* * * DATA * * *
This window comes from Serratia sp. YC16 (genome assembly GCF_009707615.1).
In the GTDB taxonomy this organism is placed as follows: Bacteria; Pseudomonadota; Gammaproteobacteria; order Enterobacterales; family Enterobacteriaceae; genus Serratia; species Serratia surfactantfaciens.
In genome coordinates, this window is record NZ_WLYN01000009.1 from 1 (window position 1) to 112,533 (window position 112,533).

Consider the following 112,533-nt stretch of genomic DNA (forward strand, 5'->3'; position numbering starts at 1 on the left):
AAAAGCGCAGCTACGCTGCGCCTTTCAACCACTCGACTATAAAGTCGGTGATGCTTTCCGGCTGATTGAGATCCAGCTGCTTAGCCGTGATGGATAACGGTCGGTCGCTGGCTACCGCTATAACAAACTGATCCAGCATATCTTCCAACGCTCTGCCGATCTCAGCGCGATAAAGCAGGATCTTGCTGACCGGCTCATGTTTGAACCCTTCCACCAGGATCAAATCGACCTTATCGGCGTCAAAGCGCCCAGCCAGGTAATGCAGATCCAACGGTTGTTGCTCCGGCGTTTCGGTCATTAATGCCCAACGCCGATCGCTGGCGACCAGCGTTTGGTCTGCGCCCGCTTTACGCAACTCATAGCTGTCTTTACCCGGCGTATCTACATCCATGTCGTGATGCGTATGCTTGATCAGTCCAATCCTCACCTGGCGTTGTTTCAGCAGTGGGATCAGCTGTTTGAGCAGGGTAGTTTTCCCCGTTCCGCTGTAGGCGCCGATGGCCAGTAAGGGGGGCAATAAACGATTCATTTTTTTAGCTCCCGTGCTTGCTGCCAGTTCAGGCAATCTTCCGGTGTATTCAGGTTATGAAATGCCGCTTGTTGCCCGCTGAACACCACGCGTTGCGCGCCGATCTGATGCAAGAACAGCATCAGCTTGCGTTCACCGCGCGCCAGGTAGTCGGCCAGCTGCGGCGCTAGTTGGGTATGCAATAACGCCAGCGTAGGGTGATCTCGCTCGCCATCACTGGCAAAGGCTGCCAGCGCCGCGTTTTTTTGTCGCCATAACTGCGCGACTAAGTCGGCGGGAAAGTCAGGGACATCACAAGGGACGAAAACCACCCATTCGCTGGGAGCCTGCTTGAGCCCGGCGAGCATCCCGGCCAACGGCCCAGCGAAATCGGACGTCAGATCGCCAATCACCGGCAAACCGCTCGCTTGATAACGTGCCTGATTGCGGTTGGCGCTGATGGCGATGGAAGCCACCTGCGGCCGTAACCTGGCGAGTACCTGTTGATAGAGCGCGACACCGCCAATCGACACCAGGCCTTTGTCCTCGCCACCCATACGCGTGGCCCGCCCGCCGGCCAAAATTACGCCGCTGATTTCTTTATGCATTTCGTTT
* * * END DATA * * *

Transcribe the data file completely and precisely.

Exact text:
This window comes from Serratia sp. YC16 (genome assembly GCF_009707615.1).
In the GTDB taxonomy this organism is placed as follows: Bacteria; Pseudomonadota; Gammaproteobacteria; order Enterobacterales; family Enterobacteriaceae; genus Serratia; species Serratia surfactantfaciens.
In genome coordinates, this window is record NZ_WLYN01000009.1 from 1 (window position 1) to 112,533 (window position 112,533).

Consider the following 112,533-nt stretch of genomic DNA (forward strand, 5'->3'; position numbering starts at 1 on the left):
AAAAGCGCAGCTACGCTGCGCCTTTCAACCACTCGACTATAAAGTCGGTGATGCTTTCCGGCTGATTGAGATCCAGCTGCTTAGCCGTGATGGATAACGGTCGGTCGCTGGCTACCGCTATAACAAACTGATCCAGCATATCTTCCAACGCTCTGCCGATCTCAGCGCGATAAAGCAGGATCTTGCTGACCGGCTCATGTTTGAACCCTTCCACCAGGATCAAATCGACCTTATCGGCGTCAAAGCGCCCAGCCAGGTAATGCAGATCCAACGGTTGTTGCTCCGGCGTTTCGGTCATTAATGCCCAACGCCGATCGCTGGCGACCAGCGTTTGGTCTGCGCCCGCTTTACGCAACTCATAGCTGTCTTTACCCGGCGTATCTACATCCATGTCGTGATGCGTATGCTTGATCAGTCCAATCCTCACCTGGCGTTGTTTCAGCAGTGGGATCAGCTGTTTGAGCAGGGTAGTTTTCCCCGTTCCGCTGTAGGCGCCGATGGCCAGTAAGGGGGGCAATAAACGATTCATTTTTTTAGCTCCCGTGCTTGCTGCCAGTTCAGGCAATCTTCCGGTGTATTCAGGTTATGAAATGCCGCTTGTTGCCCGCTGAACACCACGCGTTGCGCGCCGATCTGATGCAAGAACAGCATCAGCTTGCGTTCACCGCGCGCCAGGTAGTCGGCCAGCTGCGGCGCTAGTTGGGTATGCAATAACGCCAGCGTAGGGTGATCTCGCTCGCCATCACTGGCAAAGGCTGCCAGCGCCGCGTTTTTTTGTCGCCATAACTGCGCGACTAAGTCGGCGGGAAAGTCAGGGACATCACAAGGGACGAAAACCACCCATTCGCTGGGAGCCTGCTTGAGCCCGGCGAGCATCCCGGCCAACGGCCCAGCGAAATCGGACGTCAGATCGCCAATCACCGGCAAACCGCTCGCTTGATAACGTGCCTGATTGCGGTTGGCGCTGATGGCGATGGAAGCCACCTGCGGCCGTAACCTGGCGAGTACCTGTTGATAGAGCGCGACACCGCCAATCGACACCAGGCCTTTGTCCTCGCCACCCATACGCGTGGCCCGCCCGCCGGCCAAAATTACGCCGCTGATTTCTTTATGCATTTCGTTT